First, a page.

If former Charlotte Mayor Pat McCrory wins his rematch with Gov. Beverly Perdue next year, it will be historic for several reasons. It would be the first time a sitting North Carolina governor is defeated for re-election to a second four-year term, for example. It would also be the first time in state history that a female incumbent loses a major office to a male challenger.
If McCrory were to win — which is by no means a sure thing, I should add — it’s also likely that there will be a great deal of commentary about the breaking of the “Charlotte Curse,” the apparent disadvantage that Queen City politicians have in statewide politics.
There is certainly evidence for the Charlotte Curse. The roster of promising candidates with Charlotte ties who lost recent elections for governor or U.S. Senate includes Erskine Bowles and former mayors Eddie Knox, Harvey Gantt, Richard Vinroot, and McCrory himself in 2008.
Furthermore, the phenomenon isn’t a new one. Charlotte and Mecklenburg County have always punched a bit below their weight class in politics. As far as I can tell, the only Mecklenburg native who has ever been elected U.S. senator or governor of the state was Gov. Nathaniel Alexander, who served a single term from 1805 to 1807. He also happens to be a third cousin of mine (my mother’s family has lived in the Charlotte-Mecklenburg area since the mid-18th century).
Even the Nathaniel Alexander example is stretching things a bit, because at the time of his birth in 1756 the family home was actually in Anson County. In 1762 the western part of Anson became Mecklenburg County. Alexander, a Princeton-educated physician, served as a Continental Army surgeon during the Revolutionary War and later married into Mecklenburg’s influential Polk clan.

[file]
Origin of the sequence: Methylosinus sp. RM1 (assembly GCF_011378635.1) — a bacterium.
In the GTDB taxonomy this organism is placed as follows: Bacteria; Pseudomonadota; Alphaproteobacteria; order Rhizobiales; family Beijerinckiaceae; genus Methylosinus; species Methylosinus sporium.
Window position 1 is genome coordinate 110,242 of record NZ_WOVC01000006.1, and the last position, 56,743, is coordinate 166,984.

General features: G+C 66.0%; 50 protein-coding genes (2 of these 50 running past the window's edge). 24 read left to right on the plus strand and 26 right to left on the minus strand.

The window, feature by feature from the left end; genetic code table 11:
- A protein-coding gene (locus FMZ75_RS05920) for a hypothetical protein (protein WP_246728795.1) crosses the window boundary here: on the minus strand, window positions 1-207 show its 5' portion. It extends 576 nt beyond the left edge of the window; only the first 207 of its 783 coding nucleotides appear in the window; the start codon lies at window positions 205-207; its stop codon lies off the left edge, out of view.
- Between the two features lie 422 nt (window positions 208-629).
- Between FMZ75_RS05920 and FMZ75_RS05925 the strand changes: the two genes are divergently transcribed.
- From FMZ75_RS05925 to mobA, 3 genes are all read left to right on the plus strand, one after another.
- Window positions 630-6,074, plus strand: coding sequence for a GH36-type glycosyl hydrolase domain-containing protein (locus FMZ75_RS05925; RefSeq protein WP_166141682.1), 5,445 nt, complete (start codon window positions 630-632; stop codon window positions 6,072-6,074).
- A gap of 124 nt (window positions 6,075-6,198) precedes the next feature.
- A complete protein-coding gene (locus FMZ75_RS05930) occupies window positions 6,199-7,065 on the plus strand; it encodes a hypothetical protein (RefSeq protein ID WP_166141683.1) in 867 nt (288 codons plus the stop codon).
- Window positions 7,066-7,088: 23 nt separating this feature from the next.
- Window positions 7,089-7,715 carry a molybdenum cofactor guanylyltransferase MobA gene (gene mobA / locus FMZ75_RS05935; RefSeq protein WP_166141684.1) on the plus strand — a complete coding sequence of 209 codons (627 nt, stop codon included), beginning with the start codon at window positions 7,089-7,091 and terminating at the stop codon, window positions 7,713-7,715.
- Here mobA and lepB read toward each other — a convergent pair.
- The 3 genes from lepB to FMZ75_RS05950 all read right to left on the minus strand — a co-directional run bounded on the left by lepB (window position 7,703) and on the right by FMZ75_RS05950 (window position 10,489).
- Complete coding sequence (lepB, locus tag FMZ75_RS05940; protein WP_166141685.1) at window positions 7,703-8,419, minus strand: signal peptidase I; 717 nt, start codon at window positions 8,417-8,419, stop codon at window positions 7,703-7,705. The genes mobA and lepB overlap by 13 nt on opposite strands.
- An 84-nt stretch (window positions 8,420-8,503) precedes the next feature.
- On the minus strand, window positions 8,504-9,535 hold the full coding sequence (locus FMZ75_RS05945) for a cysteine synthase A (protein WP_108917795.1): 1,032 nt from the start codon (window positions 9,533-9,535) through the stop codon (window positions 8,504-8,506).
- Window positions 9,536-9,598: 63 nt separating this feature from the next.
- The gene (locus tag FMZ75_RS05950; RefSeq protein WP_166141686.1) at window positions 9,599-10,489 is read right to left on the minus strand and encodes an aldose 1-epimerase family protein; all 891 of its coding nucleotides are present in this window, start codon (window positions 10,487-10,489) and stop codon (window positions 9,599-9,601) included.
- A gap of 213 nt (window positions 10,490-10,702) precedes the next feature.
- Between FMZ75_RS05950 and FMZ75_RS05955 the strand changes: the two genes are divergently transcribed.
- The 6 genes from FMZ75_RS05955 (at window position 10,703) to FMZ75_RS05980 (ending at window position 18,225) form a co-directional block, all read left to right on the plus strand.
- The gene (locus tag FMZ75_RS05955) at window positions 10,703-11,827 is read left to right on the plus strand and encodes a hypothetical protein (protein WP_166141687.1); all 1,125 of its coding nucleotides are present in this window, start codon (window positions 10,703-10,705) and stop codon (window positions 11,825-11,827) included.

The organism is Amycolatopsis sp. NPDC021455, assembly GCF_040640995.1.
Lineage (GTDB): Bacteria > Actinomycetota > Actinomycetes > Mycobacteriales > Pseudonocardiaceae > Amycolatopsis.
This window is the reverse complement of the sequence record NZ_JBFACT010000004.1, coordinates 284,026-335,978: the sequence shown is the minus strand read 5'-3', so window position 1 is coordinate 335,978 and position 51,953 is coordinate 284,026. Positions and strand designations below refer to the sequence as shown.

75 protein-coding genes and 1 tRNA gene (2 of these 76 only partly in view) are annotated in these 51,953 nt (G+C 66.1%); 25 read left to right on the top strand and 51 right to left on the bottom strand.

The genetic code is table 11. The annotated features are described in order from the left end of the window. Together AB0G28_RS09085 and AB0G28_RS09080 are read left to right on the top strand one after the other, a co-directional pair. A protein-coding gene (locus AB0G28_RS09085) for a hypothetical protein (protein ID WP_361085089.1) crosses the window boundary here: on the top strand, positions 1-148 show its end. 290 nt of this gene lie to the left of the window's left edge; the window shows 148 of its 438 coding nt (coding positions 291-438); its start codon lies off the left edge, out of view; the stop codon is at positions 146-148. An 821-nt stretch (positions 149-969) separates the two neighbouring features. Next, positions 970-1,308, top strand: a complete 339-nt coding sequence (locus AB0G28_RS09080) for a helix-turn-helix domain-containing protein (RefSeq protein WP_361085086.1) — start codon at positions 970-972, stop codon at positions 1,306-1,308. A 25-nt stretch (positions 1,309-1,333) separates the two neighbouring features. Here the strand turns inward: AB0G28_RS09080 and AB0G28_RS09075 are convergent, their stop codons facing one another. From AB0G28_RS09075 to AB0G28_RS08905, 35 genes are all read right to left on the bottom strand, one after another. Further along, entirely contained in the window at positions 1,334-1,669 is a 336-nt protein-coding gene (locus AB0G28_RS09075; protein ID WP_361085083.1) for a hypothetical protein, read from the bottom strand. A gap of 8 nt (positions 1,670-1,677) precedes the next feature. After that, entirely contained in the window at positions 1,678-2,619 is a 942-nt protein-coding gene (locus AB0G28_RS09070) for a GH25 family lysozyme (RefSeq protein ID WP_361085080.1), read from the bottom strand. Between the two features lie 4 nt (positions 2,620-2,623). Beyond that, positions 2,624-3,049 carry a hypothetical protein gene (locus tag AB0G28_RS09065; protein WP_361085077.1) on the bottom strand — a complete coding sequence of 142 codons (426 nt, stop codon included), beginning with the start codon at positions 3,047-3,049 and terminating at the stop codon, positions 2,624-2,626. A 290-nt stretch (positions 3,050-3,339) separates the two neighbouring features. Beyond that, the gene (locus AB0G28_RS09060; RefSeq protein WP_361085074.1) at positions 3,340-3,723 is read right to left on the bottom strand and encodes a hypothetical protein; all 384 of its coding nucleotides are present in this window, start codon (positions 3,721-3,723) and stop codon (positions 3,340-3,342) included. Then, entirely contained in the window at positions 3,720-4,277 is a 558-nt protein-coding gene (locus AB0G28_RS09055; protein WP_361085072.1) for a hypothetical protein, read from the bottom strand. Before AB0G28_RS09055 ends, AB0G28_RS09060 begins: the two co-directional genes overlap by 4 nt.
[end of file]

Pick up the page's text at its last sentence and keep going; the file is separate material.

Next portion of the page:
Alexander opened a medical practice in Charlotte and represented the Charlotte-Mecklenburg area in the state legislature and U.S. House before his gubernatorial victory in 1805. Two years later, Gov. Alexander, a Jeffersonian Democratic-Republican, was defeated for re-election by Federalist Benjamin Williams of Johnston County.
In modern times, of course, the most successful politician with strong ties to the area is former Gov. Jim Martin, a Georgia native who grew up in South Carolina and arrived in Mecklenburg County in 1953 as a student at Davidson College. Martin later became a chemistry professor at Davidson and began his political career with an election to the Mecklenburg county commission in 1966.
There are several interesting parallels between the two governors. Like Nathaniel Alexander, Jim Martin pursued his graduate studies at Princeton, earning a doctorate in chemistry. Both men represented Charlotte-Mecklenburg in Congress just before their successful statewide runs for governor. And once in office, both men made economic development, educational improvement, and infrastructure their top priorities.
Jim Martin was more successful, however. In his initial victory in 1984 and re-election in 1988, Martin averaged 55 percent of the vote. Martin’s success, in fact, signifies a more complex political relationship between Charlotte-Mecklenburg and the statewide electorate than you might think.
Yes, I know Gov. Martin stressed he was from Lake Norman, not Charlotte. But he had deep roots in Charlotte as its longtime congressman, and before that as chairman of the county commission.
More to the point, if you just let vote totals drive your analysis, you should conclude that North Carolina Republicans do best when they nominate Mecklenburg politicians for governor, regardless of which municipality they call home. Since 1992, Republicans have nominated two Charlotteans (Vinroot and McCrory) and three non-Charlotteans (Jim Gardner, Robin Hayes, and Patrick Ballantine). All five Republicans lost, but the Charlotteans averaged 46 percent of the vote while the non-Charlotteans got 43 percent.
Too recent for you? Well, from 1960 until the Martin era, the GOP nominated only non-Charlotteans. Even if you include the victorious Jim Holshouser, who won 51 percent of the vote in 1972, the average Republican vote share was, again, 43 percent.
In modern times, at least, Republicans running for governor have found Mecklenburg ties to be a blessing, not a curse.
— John Hood is president of the John Locke Foundation and publisher of CarolinaJournal.com.